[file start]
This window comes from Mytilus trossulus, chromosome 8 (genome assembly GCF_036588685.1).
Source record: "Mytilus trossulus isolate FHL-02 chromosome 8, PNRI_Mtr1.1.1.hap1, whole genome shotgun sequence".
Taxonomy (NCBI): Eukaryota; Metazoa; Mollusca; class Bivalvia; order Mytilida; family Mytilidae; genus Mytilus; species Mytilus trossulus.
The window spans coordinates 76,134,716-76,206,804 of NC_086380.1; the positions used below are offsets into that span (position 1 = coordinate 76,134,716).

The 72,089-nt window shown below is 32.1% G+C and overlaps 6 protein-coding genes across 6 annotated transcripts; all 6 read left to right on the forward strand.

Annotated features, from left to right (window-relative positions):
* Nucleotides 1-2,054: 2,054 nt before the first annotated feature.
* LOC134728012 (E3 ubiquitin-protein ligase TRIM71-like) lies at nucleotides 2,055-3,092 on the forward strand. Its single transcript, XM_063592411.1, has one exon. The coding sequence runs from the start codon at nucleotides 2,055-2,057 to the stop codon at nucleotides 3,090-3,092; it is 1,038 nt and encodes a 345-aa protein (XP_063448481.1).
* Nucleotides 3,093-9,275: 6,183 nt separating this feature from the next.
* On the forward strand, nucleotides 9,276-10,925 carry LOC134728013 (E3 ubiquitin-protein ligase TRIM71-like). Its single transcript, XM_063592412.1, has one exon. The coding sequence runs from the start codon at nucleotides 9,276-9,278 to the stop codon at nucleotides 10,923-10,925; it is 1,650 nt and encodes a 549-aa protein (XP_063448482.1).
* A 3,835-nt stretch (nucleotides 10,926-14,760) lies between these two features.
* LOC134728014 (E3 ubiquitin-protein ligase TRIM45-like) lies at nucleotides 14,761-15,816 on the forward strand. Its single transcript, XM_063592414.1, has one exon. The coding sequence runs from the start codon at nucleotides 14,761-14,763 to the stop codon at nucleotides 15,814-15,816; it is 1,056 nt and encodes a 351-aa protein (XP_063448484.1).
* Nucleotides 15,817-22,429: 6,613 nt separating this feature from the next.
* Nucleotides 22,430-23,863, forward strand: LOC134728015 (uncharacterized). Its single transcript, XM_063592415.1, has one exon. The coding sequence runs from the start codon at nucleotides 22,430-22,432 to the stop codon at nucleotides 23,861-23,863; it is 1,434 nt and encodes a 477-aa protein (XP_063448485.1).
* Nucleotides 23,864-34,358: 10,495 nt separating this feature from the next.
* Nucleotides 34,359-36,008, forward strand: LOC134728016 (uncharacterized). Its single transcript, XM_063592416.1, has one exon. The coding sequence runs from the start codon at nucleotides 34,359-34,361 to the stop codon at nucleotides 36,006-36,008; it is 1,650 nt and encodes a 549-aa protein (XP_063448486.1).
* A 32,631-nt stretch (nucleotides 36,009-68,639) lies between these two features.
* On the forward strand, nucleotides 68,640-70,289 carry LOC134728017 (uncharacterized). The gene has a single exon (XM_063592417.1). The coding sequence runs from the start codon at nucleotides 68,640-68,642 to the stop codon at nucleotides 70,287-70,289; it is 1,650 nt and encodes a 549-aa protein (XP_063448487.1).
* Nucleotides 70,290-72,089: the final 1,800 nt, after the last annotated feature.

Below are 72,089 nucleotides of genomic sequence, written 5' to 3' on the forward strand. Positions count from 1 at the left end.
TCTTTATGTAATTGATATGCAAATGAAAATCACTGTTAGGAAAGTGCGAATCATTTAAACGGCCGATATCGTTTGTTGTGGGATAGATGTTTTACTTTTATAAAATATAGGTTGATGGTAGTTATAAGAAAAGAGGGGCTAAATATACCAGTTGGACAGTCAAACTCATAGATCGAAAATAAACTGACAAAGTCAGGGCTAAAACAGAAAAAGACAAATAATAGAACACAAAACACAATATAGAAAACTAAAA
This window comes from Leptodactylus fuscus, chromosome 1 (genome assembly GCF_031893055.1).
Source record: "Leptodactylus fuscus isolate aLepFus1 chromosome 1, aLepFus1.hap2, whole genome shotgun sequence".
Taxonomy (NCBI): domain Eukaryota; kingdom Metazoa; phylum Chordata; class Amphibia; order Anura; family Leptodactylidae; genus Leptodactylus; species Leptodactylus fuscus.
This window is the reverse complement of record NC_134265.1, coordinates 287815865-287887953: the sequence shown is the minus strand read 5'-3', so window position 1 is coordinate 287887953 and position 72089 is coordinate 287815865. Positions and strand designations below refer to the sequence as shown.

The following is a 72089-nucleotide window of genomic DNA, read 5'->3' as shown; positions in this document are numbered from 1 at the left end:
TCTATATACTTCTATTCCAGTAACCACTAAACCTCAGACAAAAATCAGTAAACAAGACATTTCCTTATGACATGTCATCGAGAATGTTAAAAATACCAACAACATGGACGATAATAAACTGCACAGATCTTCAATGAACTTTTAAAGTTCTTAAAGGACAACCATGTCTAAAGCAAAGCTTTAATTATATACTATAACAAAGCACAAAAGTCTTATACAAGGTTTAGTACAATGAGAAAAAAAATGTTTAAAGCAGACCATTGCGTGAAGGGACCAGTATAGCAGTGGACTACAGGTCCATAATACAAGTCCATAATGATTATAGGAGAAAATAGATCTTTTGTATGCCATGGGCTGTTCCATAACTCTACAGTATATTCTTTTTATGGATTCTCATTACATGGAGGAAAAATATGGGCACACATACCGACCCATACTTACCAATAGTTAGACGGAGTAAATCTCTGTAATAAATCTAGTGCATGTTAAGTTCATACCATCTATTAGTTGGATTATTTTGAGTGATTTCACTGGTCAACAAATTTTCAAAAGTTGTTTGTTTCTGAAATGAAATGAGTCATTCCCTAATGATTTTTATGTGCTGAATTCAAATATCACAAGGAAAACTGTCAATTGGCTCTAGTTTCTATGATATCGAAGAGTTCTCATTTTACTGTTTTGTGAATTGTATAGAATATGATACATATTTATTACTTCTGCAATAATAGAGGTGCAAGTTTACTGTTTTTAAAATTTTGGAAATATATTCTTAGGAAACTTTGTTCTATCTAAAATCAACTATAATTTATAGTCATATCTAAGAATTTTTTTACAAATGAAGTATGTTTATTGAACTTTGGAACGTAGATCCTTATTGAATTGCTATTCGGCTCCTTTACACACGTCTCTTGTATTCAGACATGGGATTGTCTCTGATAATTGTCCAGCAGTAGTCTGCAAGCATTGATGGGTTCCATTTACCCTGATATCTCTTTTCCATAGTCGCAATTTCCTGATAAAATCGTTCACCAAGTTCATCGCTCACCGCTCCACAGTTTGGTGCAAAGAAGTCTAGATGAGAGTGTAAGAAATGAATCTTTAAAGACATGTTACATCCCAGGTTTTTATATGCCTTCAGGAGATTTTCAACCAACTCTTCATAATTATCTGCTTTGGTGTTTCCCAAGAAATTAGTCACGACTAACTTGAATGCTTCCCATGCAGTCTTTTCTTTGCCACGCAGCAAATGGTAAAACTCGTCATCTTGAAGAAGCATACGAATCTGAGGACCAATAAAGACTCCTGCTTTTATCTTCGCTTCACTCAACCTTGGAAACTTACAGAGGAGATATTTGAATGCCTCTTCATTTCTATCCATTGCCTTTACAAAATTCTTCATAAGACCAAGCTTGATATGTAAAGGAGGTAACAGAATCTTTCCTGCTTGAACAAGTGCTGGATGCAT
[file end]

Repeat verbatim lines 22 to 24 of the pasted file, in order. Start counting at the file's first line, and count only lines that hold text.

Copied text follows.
This window comes from Leptodactylus fuscus, chromosome 1 (genome assembly GCF_031893055.1).
Source record: "Leptodactylus fuscus isolate aLepFus1 chromosome 1, aLepFus1.hap2, whole genome shotgun sequence".
Taxonomy (NCBI): domain Eukaryota; kingdom Metazoa; phylum Chordata; class Amphibia; order Anura; family Leptodactylidae; genus Leptodactylus; species Leptodactylus fuscus.